WENATCHEE — Bed-day rates in Washington state jails are on the rise. It’s a trend that the Chelan County Regional Justice Center would like to follow.
Bed-day rates are what county jails charge law enforcement agencies or cities per day for inmates they book into their facilities. In 2017, the average daily bed-day rate for county jails, plus two regional jail centers, was $76.73 a day, according to the Washington Association of Sheriffs and Police Chiefs data. In 2018 that number increased to $87.48.
Some of the more noticeable increases between county jails were Adams County, which jumped from $31 in 2017 to $65 in 2018, and Pacific County, which increased from $38 in 2017 to $65 in 2018.
The rate average also increased because several counties reported their bed-day rates in 2018 that did not do so in 2017, according to the data. That includes King County, which has a $189 bed-day rate.
Chelan County’s jail would like to increase its bed-day rate, which is currently $96 a day, Jail Director Bill Larson said. The jail’s budget is paid for by contracts it signs with cities and Chelan County for bed-day rates, plus a $25 processing fee.
“Where does the money come from to fix an elevator and enhance a camera system and start making repairs to this aged facility and be able to establish a staffing model that meets our needs?” Larson asked.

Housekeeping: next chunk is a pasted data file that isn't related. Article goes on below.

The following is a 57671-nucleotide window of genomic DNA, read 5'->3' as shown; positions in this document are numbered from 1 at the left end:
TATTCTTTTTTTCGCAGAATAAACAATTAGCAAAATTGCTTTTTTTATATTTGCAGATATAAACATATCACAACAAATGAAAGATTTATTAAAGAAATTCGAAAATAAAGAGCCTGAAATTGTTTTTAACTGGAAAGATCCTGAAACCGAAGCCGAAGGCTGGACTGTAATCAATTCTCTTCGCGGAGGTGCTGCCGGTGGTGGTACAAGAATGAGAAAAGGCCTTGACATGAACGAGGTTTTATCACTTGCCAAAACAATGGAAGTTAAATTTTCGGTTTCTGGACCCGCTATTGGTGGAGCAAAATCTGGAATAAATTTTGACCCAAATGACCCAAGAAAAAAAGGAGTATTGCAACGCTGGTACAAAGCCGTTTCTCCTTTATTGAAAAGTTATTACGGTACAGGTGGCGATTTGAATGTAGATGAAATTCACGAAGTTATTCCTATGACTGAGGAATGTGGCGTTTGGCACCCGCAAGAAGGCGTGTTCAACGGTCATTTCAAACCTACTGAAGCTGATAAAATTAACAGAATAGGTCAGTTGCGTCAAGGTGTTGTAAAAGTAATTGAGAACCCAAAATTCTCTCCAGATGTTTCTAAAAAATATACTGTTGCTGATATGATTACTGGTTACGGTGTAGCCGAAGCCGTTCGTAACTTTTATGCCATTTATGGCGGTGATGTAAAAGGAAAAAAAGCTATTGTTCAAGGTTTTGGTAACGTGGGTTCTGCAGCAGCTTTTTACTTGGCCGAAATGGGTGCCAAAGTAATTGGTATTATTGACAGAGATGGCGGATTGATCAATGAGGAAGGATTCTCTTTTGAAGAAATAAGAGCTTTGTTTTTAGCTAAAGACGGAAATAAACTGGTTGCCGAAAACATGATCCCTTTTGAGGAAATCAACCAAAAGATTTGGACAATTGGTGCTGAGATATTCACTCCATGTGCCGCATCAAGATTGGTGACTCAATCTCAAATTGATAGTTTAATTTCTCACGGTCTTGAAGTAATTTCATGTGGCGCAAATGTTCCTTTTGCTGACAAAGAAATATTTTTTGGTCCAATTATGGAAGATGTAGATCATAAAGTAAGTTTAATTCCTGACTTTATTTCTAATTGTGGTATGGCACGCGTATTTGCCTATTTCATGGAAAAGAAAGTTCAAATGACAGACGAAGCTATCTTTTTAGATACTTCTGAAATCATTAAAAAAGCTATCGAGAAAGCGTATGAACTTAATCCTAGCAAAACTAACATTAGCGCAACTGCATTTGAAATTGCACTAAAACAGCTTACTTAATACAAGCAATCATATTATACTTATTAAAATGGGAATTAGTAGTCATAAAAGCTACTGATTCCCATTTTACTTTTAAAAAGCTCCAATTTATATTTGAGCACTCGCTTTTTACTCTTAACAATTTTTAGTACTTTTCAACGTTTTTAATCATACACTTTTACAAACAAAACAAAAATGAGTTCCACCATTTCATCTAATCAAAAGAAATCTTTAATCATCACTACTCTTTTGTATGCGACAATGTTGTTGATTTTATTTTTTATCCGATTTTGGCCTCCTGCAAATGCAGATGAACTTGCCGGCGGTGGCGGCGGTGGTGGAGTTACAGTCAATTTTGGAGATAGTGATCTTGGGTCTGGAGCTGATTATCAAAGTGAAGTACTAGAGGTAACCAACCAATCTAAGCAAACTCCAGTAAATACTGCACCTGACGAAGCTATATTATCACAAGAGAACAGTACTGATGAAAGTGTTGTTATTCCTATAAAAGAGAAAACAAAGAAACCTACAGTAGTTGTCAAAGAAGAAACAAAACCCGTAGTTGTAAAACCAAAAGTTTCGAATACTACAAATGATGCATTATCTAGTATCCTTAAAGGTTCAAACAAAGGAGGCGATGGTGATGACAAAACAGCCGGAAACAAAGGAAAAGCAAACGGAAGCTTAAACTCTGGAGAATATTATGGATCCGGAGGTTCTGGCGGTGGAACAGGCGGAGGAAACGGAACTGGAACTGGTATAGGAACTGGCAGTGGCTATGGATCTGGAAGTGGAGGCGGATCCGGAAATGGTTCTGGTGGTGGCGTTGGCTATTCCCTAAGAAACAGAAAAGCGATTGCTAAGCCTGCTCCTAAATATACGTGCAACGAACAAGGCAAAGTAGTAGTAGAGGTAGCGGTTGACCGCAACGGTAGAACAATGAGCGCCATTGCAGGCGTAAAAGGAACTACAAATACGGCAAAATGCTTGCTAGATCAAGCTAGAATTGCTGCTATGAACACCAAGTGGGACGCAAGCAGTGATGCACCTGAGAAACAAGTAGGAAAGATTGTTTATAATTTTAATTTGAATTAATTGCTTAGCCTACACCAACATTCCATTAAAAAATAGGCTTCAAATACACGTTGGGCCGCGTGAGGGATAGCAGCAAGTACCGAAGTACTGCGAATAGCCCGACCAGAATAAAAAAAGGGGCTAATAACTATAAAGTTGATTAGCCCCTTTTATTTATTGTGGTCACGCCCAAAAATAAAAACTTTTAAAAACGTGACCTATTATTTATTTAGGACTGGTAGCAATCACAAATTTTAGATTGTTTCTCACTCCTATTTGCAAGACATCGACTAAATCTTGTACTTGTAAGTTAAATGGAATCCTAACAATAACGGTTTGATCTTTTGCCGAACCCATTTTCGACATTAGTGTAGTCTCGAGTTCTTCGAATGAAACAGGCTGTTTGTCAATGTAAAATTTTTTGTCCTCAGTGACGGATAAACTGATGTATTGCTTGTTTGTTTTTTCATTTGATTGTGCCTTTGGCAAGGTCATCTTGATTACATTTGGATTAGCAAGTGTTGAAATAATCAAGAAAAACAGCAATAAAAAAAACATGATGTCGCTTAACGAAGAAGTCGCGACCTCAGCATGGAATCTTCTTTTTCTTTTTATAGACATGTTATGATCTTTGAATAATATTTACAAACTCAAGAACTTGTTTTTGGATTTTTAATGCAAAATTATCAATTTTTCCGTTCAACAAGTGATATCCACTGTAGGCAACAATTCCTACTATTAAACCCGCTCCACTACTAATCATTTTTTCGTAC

In 2018, though, the jail’s budget contained a $280,000 hole. The Chelan County Commission was forced to pay for the deficit using its general fund.
The jail hopes to end the need for assistance from the county, he said. It is doing its best to cut costs including $500,000 a year in overtime.
The jail is looking into its day rates, though, and plans to propose an increase, Larson said. Next week he will send out letters to meet with government agencies that use the jail. By July the jail will likely have finished calculating an updated amount.
Jail staff also plan to attend a conference by the Washington Association of Sheriffs and Police Chiefs next week, he said. He would like to ask other jails what resources they rely on for revenue.
“We sort of have to treat this like a business,” Larson said. “But, oh my God, it’s not a business. It is a public service. But in order to operate, we have to generate some funding.”
Larson became the interim jail director in June 2018. He has since done an analysis of the jail and issued a business proposal in October to the Chelan County Commission.
The business proposal outlined several problems at the jail including staffing shortages, safety and health issues.